Analysts say the ruckus over the ANC's response to FNB's "You Can Help" campaign has been overblown and the adverts themselves were miscalculated.
"FNB made a political statement so we shouldn't be surprised that the ANC responded in kind. Frankly I'm surprised that people are surprised," said political analyst Ebrahim Fakier on Monday.
Fakier was commenting on the uproar over the incident in which videos that formed part of FNB's "You Can Help" campaign were removed following criticism from the ANC.
In the videos one of the teens says: "Stop voting for the same government in hopes for change – instead, change your hopes to a government that has the same hopes as us," while another says: "South African people need to wake up – 1994 is gone! It is gone!"
FNB's chief marketing officer Bernice Samuels said it was not the bank's intention to attack the government or the ANC but to "call on every South African, in a practical and meaningful way, to play their part in helping to create a better South Africa".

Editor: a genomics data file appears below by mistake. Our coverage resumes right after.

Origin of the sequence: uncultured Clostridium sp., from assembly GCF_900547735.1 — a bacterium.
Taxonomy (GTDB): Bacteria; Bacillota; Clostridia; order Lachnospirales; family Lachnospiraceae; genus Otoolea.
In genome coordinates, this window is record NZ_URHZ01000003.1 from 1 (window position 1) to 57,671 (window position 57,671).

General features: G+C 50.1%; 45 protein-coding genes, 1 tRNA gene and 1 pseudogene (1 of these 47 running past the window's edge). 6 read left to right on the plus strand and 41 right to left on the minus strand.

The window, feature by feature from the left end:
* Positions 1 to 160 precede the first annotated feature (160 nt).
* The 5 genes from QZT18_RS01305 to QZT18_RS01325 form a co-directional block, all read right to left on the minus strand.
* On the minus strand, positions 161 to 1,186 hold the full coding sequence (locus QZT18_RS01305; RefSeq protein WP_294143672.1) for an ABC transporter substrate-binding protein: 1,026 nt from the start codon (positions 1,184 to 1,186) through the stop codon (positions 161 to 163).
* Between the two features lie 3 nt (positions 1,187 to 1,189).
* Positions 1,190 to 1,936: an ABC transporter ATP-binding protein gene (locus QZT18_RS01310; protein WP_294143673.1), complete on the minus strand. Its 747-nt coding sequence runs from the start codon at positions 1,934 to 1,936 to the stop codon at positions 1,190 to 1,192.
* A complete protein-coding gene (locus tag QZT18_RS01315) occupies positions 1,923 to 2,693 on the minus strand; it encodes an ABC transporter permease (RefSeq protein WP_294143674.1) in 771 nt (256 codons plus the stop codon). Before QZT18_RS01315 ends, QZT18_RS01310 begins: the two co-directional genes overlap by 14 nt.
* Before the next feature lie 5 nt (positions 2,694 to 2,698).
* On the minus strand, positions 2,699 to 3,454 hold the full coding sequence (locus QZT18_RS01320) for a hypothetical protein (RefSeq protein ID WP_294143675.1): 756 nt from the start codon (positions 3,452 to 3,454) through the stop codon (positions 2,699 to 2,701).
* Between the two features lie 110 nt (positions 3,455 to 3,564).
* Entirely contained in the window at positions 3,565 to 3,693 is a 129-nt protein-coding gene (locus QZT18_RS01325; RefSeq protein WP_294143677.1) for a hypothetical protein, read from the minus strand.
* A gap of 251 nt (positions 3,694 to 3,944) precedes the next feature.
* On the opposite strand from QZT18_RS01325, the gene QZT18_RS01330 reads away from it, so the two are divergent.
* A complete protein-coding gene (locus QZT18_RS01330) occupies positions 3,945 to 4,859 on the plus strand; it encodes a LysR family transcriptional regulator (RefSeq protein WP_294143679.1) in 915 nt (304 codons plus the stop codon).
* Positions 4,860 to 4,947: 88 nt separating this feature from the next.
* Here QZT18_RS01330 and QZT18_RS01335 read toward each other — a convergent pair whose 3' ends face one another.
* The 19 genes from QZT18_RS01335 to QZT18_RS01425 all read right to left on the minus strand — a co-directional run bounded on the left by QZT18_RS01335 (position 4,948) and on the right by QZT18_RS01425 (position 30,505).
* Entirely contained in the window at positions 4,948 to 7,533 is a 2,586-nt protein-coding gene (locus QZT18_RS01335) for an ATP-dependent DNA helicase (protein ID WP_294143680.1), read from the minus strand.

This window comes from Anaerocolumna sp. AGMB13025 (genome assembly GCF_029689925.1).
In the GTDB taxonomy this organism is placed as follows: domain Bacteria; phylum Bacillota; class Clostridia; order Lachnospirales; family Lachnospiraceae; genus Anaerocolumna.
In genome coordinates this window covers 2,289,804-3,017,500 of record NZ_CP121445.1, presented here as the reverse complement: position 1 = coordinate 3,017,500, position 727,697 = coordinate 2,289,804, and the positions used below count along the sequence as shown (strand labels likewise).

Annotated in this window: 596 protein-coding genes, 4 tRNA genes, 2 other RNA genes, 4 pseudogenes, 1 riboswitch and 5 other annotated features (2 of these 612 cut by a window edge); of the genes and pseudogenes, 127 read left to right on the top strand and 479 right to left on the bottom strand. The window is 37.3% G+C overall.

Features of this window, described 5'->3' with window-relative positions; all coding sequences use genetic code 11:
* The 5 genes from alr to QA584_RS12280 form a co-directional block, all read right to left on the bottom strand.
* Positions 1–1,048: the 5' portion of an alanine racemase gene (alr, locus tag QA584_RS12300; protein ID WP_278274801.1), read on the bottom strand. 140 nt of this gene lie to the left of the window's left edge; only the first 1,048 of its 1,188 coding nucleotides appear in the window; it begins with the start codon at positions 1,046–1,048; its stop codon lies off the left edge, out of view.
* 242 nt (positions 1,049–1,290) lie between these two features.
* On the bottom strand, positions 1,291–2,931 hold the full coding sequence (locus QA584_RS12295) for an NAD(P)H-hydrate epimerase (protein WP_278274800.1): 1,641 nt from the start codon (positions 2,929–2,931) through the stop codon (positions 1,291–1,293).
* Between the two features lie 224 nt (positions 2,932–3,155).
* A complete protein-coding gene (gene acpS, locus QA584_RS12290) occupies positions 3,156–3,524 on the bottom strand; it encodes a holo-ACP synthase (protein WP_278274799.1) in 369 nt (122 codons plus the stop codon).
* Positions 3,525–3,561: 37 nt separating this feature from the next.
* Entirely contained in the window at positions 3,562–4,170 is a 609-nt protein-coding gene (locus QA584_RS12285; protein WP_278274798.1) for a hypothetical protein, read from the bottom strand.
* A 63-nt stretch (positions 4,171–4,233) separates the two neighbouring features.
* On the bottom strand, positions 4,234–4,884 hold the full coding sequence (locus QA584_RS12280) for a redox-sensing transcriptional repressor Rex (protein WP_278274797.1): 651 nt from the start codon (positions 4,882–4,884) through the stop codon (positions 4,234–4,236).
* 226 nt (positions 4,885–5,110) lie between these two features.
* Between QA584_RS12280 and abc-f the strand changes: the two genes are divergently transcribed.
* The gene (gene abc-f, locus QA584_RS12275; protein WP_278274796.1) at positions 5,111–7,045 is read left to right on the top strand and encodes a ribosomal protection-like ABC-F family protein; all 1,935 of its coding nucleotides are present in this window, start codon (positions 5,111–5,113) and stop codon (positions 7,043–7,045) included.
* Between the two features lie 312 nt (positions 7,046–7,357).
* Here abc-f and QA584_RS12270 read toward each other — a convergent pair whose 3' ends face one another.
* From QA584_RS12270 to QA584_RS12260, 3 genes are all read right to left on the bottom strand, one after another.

The bank later met with the party to discuss the incident and apologised for the campaign and there was a subsequent backlash over its decision to back down from it's original position.
But Fakier said it was FNB's response that was problematic.
"What FNB did, which is new, is that they engaged in a severe act of contrition. If you want to make a political statement, stand your ground. That they relented, for me, is the problem," he said.
Fakier pointed out that while the party was vocal in its criticism, there was no criticism from government.
"If a government acts adversely towards [criticism] I think we should all worry. But if a party responds vigorously, it's their right," he said.